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Prime-Time Location: TV Capitalizes on Washington's New Starring Role

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By Marc Fisher
Washington Post Staff Writer
Sunday, March 8, 2009

Washington, until now a surefire setting for a TV flops, is suddenly hot.

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Through most of TV's history, Washington was a simple idea: It's where the president and Congress did their unseemly business, sometimes heroically, sometimes comically.

"Capital Critters," an animated ABC show in the early 1990s, featured mice, rats and cockroaches (of course!) who lived in the walls of the White House, where they engaged in erudite debate on race, politics and morality. (Nobody watched, and the show scurried into oblivion.)

In "Hail to the Chief" (1985), Patty Duke played the first female president, averting nuclear war with the Soviet Union even as she survives the frustrations of her husband. (Canceled after seven episodes.)

Through half a century, about 50 prime-time shows have been set in Washington. Except for "Get Smart," "Murphy Brown" and "The West Wing," they were nearly all flops. Most viewers got more than enough politics around election time, thank you very much.

But with the election of Barack Obama, the shift of economic power from New York to the District, and the evolution of a voracious celebrity culture to include politicians and even campaign strategists, TV is rediscovering Washington. No longer is the city simply a collection of marble icons to be glommed onto police procedurals and other basic formats of television drama.

Street scenes still often clumsily reveal that the programs are made in Los Angeles. Fleeting shots of the Jefferson Memorial, the Capitol dome and random limestone buildings that look like they could appear on dollar bills are often the only actual views of the District, but shows such as "Bones," "Lie to Me," and, of course, "24" are redefining Washington to the nation.

Yes, this is still the capital of lies, conspiracy and sleaze, but the quest for justice, truth and the American way now thrives on TV shows set in Washington, even if it has been, for the most part, privatized.

In Fox's "Lie to Me," which debuted the day after Obama's inauguration, Cal Lightman (Tim Roth) is a human lie detector who solves crimes and eases national crises by figuring out who's not telling the truth. But Lightman doesn't work for the FBI; he's a private consultant with snazzy digs in, of all places, the Washington Convention Center, which the folks in TV land seem to think serves nicely as an edgy office building. Lightman couldn't do justice to the cause of justice when he worked at the Defense Department, so now he's on his own, and doing very nicely -- and dressing more like a Hollywood producer than a D.C. crime consultant (TV's Washington-based heroes are always vastly more fashion-forward than anyone who actually works here).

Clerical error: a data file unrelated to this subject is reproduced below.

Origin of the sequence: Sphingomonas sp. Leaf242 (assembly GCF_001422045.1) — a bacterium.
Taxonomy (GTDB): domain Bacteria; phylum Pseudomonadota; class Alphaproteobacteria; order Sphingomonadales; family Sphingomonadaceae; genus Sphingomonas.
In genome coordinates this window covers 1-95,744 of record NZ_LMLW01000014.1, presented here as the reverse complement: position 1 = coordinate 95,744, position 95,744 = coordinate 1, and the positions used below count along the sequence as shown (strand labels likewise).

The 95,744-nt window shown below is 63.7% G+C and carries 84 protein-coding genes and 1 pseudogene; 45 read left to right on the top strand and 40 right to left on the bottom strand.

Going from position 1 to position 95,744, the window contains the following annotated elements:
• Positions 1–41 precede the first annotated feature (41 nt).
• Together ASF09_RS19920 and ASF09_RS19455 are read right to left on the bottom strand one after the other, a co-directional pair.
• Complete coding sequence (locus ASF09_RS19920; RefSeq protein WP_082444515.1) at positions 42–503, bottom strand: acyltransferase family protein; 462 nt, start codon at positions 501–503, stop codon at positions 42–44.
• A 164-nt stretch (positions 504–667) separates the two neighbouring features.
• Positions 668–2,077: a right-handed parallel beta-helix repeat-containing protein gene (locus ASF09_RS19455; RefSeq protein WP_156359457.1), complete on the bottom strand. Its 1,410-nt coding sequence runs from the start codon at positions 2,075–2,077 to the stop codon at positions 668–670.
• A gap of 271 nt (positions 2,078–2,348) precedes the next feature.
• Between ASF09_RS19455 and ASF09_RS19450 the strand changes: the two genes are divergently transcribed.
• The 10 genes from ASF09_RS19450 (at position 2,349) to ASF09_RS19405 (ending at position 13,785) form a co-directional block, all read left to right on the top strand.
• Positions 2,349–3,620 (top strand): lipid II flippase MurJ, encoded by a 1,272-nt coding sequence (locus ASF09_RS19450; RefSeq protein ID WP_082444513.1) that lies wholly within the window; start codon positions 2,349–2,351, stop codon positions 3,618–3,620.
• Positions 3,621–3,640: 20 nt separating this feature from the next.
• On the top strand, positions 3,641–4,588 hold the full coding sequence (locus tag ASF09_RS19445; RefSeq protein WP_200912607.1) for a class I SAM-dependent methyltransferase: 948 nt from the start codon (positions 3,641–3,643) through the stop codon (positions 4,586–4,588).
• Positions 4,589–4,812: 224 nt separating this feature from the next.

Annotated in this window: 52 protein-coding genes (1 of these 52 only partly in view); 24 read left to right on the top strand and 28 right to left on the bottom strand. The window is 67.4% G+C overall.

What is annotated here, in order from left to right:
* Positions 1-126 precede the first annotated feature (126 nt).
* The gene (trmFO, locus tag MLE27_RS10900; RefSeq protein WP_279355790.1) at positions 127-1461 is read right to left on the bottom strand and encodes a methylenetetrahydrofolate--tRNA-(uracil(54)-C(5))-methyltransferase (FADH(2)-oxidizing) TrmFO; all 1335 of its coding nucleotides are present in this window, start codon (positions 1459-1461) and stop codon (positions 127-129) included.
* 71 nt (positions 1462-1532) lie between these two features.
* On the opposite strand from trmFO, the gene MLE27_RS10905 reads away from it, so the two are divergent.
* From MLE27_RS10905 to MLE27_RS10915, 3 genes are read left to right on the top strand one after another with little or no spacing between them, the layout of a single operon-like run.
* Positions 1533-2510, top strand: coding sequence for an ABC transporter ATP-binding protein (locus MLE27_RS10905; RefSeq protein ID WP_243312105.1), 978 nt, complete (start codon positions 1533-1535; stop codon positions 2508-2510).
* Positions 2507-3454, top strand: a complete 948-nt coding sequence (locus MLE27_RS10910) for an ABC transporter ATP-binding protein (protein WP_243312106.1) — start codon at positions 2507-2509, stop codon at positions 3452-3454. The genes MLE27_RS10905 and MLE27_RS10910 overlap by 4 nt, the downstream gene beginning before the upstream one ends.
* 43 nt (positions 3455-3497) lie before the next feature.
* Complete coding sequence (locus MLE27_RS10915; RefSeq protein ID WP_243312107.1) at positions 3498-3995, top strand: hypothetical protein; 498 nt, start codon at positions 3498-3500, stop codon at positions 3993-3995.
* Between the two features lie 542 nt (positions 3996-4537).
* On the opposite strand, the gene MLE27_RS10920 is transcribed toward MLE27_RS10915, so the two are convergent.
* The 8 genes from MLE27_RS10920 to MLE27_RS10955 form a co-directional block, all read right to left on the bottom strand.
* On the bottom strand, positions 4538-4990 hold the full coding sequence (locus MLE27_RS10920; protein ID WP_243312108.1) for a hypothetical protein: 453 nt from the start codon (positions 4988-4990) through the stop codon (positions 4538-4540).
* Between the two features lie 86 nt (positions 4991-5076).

Fox's "Bones" also features a genius of a crime-solver who operates outside the system. Temperance Brennan (Emily Deschanel) is a forensic anthropologist whose digs and team at the Jeffersonian Institution are anything but government-issue. She's way too savvy and quick to toil at the pedestrian FBI, but she deigns to divulge to the gumshoes the secrets contained in the corpses at the center of each episode.

The contrast between the bumbling incompetents who do the government's quotidian work and the brilliant consultants or clandestine operators who get the job done even if it means cutting some ethical corners has long been integral to "24." The hit show moved its story line from Los Angeles to Washington for Season 7, mainly because the capital "just felt more relevant," says David Nevins, a Bethesda native who is executive producer of "24" and "Lie to Me."

But the trusty trick of pitting slow and thick feds against outsider action heroes has undergone a real shift this year. "Jack Bauer was a distrusted rebel working outside the system," Nevins says. "This season, he's working very closely with an FBI agent who has to work inside the system's rules. We're making a conscious effort not to make every government person a boob. They're not all good, but we're careful not to draw them all as annoying bureaucrats."


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